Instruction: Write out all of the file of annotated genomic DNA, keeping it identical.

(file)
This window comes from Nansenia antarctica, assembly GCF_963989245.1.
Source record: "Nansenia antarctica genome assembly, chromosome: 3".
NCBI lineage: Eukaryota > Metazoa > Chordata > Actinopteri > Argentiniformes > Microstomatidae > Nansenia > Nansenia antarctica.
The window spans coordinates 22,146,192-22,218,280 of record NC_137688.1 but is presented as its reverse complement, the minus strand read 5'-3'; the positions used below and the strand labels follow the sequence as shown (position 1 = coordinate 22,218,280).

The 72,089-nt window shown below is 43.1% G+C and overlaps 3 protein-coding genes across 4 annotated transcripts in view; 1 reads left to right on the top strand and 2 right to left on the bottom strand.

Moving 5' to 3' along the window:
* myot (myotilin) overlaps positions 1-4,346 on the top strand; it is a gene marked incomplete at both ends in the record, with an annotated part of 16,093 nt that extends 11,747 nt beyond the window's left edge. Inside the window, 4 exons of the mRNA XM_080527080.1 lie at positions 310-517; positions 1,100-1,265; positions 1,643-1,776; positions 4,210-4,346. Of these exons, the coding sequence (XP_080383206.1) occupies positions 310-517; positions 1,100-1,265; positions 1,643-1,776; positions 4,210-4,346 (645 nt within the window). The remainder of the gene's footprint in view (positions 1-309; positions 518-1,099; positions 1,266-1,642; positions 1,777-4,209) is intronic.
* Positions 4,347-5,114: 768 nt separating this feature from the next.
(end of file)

This window comes from Nansenia antarctica, assembly GCF_963989245.1.
Source record: "Nansenia antarctica genome assembly, chromosome: 3".
NCBI lineage: Eukaryota > Metazoa > Chordata > Actinopteri > Argentiniformes > Microstomatidae > Nansenia > Nansenia antarctica.
The window spans coordinates 22,146,192-22,218,280 of record NC_137688.1 but is presented as its reverse complement, the minus strand read 5'-3'; the positions used below and the strand labels follow the sequence as shown (position 1 = coordinate 22,218,280).

The 72,089-nt window shown below is 43.1% G+C and overlaps 3 protein-coding genes across 4 annotated transcripts in view; 1 reads left to right on the top strand and 2 right to left on the bottom strand.

Moving 5' to 3' along the window:
* myot (myotilin) overlaps positions 1-4,346 on the top strand; it is a gene marked incomplete at both ends in the record, with an annotated part of 16,093 nt that extends 11,747 nt beyond the window's left edge. Inside the window, 4 exons of the mRNA XM_080527080.1 lie at positions 310-517; positions 1,100-1,265; positions 1,643-1,776; positions 4,210-4,346. Of these exons, the coding sequence (XP_080383206.1) occupies positions 310-517; positions 1,100-1,265; positions 1,643-1,776; positions 4,210-4,346 (645 nt within the window). The remainder of the gene's footprint in view (positions 1-309; positions 518-1,099; positions 1,266-1,642; positions 1,777-4,209) is intronic.
* Positions 4,347-5,114: 768 nt separating this feature from the next.